For reasons that are wholly beyond us, our review unit turned up loaded with Vista Home Basic which was only ever available on early machines shipped into the US. As you'd expect from the 12's basic specification, this set up proved to be Biblically – no, make that horribly, wretchedly, paralysingly - slow, especially when combined with the less than fleet-of-foot 4200rpm IDE hard drive.
Good 720p HD playback
It's worth a comment though that Dell's bespoke Windows 'dock' desktop launcher is one of the better third-party Windows bolt-ons we've come across.
There's no HDMI port on the Mini 12, so you won't be connecting it to your HDTV, but we tried a couple of HD movies on it. A 1080p copy of the Watchmen trailer wasn't watchable. And while the Mini 12 had a job running a 720p Ice Age 3 trailer full-screen, playing the download back in window was just fine, though.
In the interests of science we had planned to run our usual benchmarks with Vista then install Ubuntu 8.04 and 8.10 to see if it worked and to get an handle on how things would feel with the regular Ubuntu-loaded Mini 12 – and to annoy Dell when we sent it back with Linux loaded.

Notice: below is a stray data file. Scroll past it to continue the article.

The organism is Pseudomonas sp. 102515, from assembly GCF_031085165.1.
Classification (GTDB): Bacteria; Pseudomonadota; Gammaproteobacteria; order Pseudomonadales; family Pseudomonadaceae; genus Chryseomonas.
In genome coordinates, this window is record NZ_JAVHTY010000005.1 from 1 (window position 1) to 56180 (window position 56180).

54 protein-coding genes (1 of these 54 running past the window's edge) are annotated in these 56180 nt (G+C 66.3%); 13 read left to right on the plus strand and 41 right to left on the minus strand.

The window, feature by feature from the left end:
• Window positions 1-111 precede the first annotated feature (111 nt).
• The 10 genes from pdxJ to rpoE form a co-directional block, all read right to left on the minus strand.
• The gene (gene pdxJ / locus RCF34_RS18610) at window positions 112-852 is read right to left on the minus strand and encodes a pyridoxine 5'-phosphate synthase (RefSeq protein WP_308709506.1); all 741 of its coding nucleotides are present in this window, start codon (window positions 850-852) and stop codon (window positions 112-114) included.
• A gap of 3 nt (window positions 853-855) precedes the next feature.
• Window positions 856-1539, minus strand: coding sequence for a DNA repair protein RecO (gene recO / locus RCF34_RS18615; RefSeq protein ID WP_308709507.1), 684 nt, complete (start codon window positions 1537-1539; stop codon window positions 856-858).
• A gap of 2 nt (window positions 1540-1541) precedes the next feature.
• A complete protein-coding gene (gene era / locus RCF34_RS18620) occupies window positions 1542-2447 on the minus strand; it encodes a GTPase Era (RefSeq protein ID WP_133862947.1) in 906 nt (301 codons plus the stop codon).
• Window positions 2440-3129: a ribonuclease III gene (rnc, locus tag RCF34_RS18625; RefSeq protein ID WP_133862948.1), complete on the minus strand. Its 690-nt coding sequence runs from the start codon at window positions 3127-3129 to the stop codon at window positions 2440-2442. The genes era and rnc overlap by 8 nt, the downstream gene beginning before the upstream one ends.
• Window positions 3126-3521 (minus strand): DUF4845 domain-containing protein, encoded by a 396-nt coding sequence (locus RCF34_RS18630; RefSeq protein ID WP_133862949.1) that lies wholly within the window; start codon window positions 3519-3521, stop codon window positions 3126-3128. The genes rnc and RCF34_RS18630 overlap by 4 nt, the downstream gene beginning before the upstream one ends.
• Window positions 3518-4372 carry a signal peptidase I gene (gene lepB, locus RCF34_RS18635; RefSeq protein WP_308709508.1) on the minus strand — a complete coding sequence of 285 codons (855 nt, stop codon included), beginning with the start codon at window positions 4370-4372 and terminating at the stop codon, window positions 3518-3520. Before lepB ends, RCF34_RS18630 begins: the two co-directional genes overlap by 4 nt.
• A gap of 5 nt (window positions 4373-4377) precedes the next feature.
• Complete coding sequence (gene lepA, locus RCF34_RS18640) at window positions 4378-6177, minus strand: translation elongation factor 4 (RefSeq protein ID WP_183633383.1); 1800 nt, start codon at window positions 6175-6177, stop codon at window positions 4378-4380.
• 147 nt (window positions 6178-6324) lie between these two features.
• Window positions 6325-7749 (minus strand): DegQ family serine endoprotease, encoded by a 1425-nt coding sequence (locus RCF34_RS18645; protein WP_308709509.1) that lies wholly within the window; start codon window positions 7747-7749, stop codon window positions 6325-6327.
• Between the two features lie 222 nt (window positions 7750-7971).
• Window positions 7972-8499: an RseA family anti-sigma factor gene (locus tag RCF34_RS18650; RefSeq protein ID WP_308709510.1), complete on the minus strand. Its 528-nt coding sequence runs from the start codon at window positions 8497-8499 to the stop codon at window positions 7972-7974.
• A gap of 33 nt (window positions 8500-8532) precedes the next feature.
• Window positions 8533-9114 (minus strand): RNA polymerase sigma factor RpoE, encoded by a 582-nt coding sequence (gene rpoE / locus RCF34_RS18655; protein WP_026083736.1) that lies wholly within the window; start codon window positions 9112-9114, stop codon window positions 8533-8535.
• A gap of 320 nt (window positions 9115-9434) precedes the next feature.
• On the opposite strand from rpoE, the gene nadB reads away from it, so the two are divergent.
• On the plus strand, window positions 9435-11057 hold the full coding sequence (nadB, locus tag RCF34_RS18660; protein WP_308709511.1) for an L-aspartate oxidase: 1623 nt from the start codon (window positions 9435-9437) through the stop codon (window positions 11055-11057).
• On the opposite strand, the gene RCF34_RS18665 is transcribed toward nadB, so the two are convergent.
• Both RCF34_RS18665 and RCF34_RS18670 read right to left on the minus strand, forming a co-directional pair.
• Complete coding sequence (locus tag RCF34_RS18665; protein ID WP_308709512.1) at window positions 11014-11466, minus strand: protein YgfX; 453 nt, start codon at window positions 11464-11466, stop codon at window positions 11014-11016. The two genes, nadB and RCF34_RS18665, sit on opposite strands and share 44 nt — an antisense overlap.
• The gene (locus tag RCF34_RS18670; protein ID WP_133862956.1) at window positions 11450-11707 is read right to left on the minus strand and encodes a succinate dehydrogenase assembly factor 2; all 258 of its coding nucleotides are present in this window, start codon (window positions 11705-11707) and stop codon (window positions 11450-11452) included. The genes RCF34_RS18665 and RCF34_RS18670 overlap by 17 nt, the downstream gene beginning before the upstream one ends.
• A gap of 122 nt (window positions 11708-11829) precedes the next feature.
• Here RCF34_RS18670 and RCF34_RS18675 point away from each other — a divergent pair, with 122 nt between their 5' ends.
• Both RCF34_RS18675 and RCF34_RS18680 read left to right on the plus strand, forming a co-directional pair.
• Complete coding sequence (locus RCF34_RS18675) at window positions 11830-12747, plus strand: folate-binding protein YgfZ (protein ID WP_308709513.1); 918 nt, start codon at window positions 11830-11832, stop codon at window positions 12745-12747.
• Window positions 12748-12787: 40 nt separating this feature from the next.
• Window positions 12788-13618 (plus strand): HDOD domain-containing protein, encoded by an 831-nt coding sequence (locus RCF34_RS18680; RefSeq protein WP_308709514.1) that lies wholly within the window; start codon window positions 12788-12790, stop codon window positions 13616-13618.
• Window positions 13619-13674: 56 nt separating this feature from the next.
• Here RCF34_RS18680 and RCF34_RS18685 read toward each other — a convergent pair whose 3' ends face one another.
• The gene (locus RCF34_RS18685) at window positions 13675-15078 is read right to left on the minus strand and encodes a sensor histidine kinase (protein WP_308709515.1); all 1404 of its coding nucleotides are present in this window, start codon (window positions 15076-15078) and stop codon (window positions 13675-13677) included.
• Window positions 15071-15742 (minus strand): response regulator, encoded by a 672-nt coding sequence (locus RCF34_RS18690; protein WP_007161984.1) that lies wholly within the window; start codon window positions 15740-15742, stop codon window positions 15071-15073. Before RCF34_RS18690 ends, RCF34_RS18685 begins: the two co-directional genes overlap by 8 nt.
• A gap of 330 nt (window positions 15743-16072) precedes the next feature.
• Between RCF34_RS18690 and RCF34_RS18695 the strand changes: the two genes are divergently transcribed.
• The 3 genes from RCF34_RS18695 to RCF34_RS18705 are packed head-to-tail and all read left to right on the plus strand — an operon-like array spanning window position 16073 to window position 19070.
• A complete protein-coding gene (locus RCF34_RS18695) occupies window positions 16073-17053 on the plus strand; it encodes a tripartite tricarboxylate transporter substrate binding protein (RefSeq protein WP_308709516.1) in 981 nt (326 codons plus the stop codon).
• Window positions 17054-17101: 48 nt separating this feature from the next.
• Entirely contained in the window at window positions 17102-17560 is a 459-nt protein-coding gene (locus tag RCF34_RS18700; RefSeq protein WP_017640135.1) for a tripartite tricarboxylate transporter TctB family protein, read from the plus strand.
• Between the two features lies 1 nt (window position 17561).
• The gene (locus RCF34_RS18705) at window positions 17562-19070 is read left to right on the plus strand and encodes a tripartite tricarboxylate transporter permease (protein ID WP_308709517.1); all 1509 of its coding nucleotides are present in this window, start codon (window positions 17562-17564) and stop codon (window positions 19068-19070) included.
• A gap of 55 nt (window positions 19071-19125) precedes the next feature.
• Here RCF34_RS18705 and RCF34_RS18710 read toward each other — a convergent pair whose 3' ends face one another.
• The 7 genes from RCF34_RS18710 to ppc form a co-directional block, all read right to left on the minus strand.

Sad to say, our efforts to install either version of Ubuntu failed. We couldn't get 8.04 to recognise the Mini 12's hard drive, while the 8.10 installation stalled early on in the process. Given more time, we're pretty sure we could have got the installations sorted, but it's a word to the wise for anyone who plans on buying a 1.6GHz XP-loaded Mini 12 who wants to run Ubuntu on it instead.
Get a girlfriend mate. Seriously. Get a girlfriend and buy this sexy netbook, place it in the corner of the bed and imagine a 3p situation. Nerd bliss!
i just had an orgasm
Why SSD on the Mini9 and HDD on the Mini12
If I were to guess I'd say there wasn't enough space in the Mini9 to put a 1.8" device inside.